In the ambit of Turkish literature, Elif Shafak is a titan. Lately, she has also been gaining more international recognition. In 2019, her novel 10 Minutes 38 Seconds in this Strange World was shortlisted for the prestigious Booker Prize for Fiction. She has also made a recent literary comeback with her 12th novel, The Island of Missing Trees. She was also known for being critical of local politics. Her works are brimming with political intersections. Heading butts with the government and Turkish sentiments, she found herself attracting litigation proceedings. In fact, for her she nearly got imprisoned for her sixth novel, The Bastard of Istanbul, a book that discusses the Armenian genocide and the Turkish government’s continued denial of it as an act of genocide. For this quotable quote update, I am sharing some lines and passages from this controversial book that has left an impression on me.

Do check out my complete review of this literary work by clicking here.


“But my point is, she doesn’t know that we do! Alzheimer’s is not as terrible as it sounds. The past is nothing but a shackle we need to get rid of. Such an excruciating burden. If only I could have no past – you know, if only I could be a nobody, start from point zero and just remain there forever. As light as a feather!”

~ Elif Shafak, The Bastard of Istanbul

“To her way of thinking, anyone who can’t rise up and rebel, anyone devoid of the ability to dissent, cannot really be said to be alive. In resistance lies the key to life. The rest of the people fall into two camps: the vegetables, who are fine with everything, and the tea glasses, who though not fine with numerous things, lack the strength to confront. It is the latter that are the worse of the two.”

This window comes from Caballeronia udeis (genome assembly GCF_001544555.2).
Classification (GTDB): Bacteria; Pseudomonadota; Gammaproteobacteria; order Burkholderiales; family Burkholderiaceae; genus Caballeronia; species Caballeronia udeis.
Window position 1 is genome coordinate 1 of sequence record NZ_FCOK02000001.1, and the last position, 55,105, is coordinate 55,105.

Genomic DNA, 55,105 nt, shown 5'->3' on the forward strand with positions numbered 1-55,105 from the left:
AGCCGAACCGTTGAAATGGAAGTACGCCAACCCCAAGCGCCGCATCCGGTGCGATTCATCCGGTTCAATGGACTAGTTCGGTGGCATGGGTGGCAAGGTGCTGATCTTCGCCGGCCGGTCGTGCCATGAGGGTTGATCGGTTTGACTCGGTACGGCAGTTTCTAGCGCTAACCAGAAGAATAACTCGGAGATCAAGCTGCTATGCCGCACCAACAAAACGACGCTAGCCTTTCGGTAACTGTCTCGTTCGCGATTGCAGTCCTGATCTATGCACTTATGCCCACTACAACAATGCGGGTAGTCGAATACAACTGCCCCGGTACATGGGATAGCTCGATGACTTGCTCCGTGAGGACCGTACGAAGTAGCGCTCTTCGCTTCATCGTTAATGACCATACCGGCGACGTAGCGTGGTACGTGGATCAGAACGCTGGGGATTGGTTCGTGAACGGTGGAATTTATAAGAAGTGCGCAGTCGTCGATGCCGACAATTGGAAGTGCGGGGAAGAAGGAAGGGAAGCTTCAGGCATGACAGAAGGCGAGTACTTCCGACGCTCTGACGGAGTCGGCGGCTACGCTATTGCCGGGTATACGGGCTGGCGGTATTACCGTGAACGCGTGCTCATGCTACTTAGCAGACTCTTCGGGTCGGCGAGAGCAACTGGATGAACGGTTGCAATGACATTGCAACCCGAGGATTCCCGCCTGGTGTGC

~ Elif Shafak, The Bastard of Istanbul

Ways of loving from a distance, mating without even touching – Amor platonicus! The ladder of love one is expected to climb higher and higher, elating the Self and the Other. Plato clearly regards any actual physical contact as corrupt and ignoble because he thinks the true goal of Eros is beauty. Is there no beauty in sex? Not according to Plato. He is after more sublime pursuits. But if you ask me, I think Plato’s problem, like those of many others, was that he never got splendidly laid.

~ Elif Shafak, The Bastard of Istanbul

“It is a scientifically known fact that collectivities are capable of manipulating their individual members’ beliefs, thoughts, and even bodily reactions. You keep hearing a certain story over and over again, and the next thing you know you have internalized the narrative. From that moment on it ceases to be someone else’s story. It is not even a story anymore, but reality, your reality!”

~ Elif Shafak, The Bastard of Istanbul

All I know about my past is that something wasn’t right, and I can’t attain that informtation. For me, history starts today, you see? There is no continuity in time. You can’t feel attached to ancestors if you can’t even trace your own father. Maybe I will never be able to learn my father’s name. If I keep thinking about it, I’ll go nuts. So I say to myself, why do you want to unearth the secrets? Don’t you see that the past is a vicious circle? It is a loop. It sucks us in and makes us run like a hamster on a wheel. Then we start to repeat ourselves, again and again.

~ Elif Shafak, The Bastard of Istanbul